This doc recounting the tragic story of Viola Liuzzo, the only white woman killed during the civil rights struggle, doubles as a narrative of the nascent women’s movement. (A 39-year-old mother of five, she was gunned down after the 1965 march on Montgomery.) Born into Southern coal-mining poverty, Liuzzo had returned to school after having kids in Michigan, and it was with this newfound confidence that she decided to join MLK’s march. In post-murder footage, her son tells a newscaster, “She wanted equal rights for everyone, no matter what the cost.” We learn that Liuzzo’s teamster husband was tracked by Hoover’s FBI; that an informant rode with the Klan members who shot Viola (and may have pulled the trigger); that Viola’s FBI file, alleging drug abuse and promiscuity, was larger than the Klan’s. Director Paola di Florio finds that, frustrated by Fed stonewalling, one of Liuzzo’s sons joined the Michigan Militia, and another withdrew to an Alabama shack he decorated with racist effigies. On a recent trip to the crime scene, a daughter finds a commemorative plaque caged to prevent defacement, underscoring the embattled nature of Viola’s victories.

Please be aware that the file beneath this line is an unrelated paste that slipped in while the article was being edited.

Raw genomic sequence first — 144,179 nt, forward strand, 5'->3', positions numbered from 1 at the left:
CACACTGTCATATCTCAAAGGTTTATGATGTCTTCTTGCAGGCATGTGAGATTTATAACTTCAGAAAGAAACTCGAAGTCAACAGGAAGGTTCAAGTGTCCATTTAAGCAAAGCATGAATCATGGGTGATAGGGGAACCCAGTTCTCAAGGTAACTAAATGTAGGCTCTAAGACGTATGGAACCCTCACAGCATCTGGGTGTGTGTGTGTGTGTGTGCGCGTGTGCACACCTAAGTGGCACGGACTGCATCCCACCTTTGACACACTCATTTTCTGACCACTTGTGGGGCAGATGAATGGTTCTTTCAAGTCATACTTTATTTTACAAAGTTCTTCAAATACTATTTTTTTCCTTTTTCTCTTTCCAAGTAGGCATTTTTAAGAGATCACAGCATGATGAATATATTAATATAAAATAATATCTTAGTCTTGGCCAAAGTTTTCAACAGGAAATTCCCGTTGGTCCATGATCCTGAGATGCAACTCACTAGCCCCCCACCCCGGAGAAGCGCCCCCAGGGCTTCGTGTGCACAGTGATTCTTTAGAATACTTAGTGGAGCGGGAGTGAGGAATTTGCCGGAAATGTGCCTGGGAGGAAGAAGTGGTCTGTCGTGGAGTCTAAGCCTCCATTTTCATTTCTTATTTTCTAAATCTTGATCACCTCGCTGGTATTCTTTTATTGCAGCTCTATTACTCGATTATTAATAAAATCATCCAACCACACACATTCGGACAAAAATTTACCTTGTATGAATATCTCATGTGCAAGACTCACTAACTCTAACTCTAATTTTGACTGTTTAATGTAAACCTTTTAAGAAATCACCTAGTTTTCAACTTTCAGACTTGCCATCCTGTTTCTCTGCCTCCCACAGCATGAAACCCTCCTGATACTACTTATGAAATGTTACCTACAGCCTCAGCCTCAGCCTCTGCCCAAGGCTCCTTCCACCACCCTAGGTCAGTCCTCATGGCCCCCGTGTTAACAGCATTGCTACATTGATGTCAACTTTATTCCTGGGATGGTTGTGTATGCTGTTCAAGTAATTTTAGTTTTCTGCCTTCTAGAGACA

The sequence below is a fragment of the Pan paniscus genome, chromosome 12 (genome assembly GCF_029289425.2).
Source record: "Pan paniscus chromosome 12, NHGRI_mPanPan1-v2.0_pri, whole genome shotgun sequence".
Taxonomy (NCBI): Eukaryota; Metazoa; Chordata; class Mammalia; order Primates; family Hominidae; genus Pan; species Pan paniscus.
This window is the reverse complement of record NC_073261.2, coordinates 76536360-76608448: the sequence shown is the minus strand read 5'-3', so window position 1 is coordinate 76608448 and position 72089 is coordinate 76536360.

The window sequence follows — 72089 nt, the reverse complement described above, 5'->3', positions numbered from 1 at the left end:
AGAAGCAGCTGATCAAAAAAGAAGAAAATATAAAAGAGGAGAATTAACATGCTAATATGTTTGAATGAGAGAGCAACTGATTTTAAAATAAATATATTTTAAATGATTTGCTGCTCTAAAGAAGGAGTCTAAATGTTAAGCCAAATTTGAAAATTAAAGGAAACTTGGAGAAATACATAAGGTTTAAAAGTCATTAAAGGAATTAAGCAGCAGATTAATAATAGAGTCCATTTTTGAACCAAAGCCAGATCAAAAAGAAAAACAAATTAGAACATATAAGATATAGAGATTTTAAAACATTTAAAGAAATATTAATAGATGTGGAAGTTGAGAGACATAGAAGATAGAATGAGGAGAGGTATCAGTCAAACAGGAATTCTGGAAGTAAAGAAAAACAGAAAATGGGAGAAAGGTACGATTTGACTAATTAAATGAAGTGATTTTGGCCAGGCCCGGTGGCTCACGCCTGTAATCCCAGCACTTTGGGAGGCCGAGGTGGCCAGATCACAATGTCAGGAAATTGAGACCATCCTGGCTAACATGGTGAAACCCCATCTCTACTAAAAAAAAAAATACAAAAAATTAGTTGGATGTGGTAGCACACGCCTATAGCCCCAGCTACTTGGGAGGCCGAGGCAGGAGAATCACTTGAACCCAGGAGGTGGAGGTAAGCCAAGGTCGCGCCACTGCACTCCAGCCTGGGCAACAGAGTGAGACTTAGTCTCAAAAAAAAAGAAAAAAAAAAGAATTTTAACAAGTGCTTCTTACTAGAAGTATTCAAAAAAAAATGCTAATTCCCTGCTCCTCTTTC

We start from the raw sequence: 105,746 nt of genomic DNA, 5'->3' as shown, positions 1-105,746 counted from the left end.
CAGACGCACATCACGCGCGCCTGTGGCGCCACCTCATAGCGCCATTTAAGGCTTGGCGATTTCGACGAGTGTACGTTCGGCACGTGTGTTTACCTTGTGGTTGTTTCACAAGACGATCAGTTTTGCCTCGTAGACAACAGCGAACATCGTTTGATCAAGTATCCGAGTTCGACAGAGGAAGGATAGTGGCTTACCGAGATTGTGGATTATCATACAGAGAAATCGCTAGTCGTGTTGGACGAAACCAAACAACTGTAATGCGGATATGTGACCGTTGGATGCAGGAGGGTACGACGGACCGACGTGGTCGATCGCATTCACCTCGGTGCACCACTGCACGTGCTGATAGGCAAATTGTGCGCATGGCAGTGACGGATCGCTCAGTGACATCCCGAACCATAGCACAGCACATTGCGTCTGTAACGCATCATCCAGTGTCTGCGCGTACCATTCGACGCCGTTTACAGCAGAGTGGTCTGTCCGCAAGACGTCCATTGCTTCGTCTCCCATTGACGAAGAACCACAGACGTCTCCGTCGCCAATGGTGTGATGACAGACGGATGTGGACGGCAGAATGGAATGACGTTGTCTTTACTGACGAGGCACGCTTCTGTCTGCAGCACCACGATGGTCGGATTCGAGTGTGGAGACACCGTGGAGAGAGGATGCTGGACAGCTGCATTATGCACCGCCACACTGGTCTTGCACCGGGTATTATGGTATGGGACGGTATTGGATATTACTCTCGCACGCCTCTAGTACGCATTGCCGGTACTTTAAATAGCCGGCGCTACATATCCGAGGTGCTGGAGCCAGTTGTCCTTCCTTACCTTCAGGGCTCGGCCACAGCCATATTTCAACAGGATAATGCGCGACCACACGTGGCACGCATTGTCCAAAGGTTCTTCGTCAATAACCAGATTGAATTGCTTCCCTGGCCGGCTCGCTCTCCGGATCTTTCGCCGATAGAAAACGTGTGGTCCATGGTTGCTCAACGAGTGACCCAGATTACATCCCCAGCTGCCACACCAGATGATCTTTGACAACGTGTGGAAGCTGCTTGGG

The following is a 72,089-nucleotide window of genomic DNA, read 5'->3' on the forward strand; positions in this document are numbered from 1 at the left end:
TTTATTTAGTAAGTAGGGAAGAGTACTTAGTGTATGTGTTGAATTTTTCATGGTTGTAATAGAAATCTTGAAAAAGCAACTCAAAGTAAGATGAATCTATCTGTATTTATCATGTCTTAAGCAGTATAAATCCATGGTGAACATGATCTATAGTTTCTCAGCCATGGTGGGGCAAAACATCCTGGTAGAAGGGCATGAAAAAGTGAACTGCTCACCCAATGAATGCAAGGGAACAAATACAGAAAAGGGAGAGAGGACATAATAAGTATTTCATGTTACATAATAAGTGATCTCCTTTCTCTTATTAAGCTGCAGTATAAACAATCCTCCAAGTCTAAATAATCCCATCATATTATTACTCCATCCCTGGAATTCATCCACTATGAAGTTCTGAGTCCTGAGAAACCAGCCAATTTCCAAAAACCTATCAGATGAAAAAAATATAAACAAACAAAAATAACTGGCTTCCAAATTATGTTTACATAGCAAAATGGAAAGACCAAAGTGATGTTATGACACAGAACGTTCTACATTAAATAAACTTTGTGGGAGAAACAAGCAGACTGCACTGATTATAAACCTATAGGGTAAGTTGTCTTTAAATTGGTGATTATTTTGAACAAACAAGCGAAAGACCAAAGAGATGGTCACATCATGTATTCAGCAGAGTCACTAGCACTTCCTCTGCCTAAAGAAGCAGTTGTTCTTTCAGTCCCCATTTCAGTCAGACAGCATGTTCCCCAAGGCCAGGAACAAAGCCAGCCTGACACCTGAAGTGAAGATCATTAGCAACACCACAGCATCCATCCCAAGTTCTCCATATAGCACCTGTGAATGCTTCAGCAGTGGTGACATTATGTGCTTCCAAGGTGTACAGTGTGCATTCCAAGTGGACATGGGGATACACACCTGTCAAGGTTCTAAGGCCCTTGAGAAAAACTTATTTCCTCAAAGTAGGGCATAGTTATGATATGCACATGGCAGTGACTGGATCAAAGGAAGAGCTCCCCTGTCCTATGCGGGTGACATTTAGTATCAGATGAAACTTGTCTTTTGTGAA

This article from the Village Voice Archive was posted on October 19, 2004